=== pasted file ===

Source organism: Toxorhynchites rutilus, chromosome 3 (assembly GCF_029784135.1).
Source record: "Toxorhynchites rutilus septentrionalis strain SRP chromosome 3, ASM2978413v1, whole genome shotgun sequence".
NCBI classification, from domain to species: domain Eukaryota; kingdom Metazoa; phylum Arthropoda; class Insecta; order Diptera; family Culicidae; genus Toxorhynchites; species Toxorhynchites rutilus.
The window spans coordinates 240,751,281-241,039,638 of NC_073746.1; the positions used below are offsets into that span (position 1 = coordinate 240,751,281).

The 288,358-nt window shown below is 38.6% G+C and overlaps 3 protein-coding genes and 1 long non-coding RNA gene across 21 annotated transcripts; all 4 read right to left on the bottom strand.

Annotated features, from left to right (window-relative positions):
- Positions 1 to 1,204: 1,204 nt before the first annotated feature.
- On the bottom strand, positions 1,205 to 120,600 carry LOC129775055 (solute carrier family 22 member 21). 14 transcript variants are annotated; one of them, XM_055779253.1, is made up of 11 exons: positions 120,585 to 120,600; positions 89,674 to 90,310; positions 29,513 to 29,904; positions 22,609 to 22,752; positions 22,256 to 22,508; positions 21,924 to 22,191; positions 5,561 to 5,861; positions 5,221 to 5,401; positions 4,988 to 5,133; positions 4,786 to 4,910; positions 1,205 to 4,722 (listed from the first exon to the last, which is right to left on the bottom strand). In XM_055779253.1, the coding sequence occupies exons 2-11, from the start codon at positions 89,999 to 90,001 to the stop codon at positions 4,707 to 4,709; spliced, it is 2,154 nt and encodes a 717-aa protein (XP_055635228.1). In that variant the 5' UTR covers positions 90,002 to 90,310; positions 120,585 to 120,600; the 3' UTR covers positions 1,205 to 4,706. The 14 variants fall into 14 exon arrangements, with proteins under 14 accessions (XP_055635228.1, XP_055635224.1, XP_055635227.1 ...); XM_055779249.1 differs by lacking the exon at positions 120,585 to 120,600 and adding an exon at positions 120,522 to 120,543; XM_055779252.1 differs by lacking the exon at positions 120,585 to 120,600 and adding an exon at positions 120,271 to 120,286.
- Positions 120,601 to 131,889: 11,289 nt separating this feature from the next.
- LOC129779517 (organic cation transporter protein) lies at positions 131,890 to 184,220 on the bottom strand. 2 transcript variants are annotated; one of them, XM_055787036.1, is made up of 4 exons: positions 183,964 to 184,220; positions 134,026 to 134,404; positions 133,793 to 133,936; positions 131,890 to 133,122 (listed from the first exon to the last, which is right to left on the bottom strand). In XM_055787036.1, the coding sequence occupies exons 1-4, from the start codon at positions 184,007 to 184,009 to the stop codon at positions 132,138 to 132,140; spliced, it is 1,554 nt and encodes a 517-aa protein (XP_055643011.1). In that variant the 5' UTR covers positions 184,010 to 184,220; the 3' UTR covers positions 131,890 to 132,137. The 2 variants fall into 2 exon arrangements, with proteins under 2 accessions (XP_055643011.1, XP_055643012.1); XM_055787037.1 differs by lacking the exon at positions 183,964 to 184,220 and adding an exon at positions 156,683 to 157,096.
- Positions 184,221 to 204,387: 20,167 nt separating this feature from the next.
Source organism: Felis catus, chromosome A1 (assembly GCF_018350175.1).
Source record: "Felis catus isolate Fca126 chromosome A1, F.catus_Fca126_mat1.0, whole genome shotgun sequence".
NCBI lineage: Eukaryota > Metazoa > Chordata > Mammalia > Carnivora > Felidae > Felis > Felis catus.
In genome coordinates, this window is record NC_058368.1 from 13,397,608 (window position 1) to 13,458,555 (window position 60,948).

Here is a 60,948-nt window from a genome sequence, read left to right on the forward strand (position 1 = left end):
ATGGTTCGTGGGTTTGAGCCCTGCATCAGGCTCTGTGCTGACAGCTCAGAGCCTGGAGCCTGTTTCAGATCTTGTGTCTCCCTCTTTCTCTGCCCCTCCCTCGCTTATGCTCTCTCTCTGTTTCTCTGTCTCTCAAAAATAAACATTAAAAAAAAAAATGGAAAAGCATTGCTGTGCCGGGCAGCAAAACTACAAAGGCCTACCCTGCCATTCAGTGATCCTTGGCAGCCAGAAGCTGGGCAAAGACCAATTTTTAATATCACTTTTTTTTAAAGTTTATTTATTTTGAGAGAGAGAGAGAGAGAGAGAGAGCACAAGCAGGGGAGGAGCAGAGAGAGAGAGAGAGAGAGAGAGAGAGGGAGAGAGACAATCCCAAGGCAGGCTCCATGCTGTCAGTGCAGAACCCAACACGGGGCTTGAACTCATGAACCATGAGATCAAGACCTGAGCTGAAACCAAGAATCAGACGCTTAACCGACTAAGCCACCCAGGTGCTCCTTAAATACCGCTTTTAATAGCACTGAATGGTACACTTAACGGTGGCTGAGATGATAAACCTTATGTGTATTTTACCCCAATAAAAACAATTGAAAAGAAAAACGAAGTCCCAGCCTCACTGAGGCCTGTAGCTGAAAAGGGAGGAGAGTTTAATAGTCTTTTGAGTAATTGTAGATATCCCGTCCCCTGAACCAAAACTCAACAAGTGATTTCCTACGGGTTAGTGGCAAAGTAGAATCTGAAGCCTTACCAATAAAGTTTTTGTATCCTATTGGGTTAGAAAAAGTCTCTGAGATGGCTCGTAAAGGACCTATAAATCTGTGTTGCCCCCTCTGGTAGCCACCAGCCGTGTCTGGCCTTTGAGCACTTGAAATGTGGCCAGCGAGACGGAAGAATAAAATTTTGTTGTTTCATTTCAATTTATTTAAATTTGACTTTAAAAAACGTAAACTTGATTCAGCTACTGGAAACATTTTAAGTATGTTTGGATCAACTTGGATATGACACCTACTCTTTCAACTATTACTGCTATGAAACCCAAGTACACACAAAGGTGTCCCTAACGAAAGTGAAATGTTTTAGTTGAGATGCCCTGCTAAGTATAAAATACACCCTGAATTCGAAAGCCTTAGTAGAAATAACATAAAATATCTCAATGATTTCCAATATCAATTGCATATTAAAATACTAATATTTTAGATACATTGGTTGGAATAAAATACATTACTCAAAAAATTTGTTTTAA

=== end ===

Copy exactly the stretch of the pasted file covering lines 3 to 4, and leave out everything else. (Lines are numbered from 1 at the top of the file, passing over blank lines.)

NCBI classification, from domain to species: domain Eukaryota; kingdom Metazoa; phylum Arthropoda; class Insecta; order Diptera; family Culicidae; genus Toxorhynchites; species Toxorhynchites rutilus.
The window spans coordinates 240,751,281-241,039,638 of NC_073746.1; the positions used below are offsets into that span (position 1 = coordinate 240,751,281).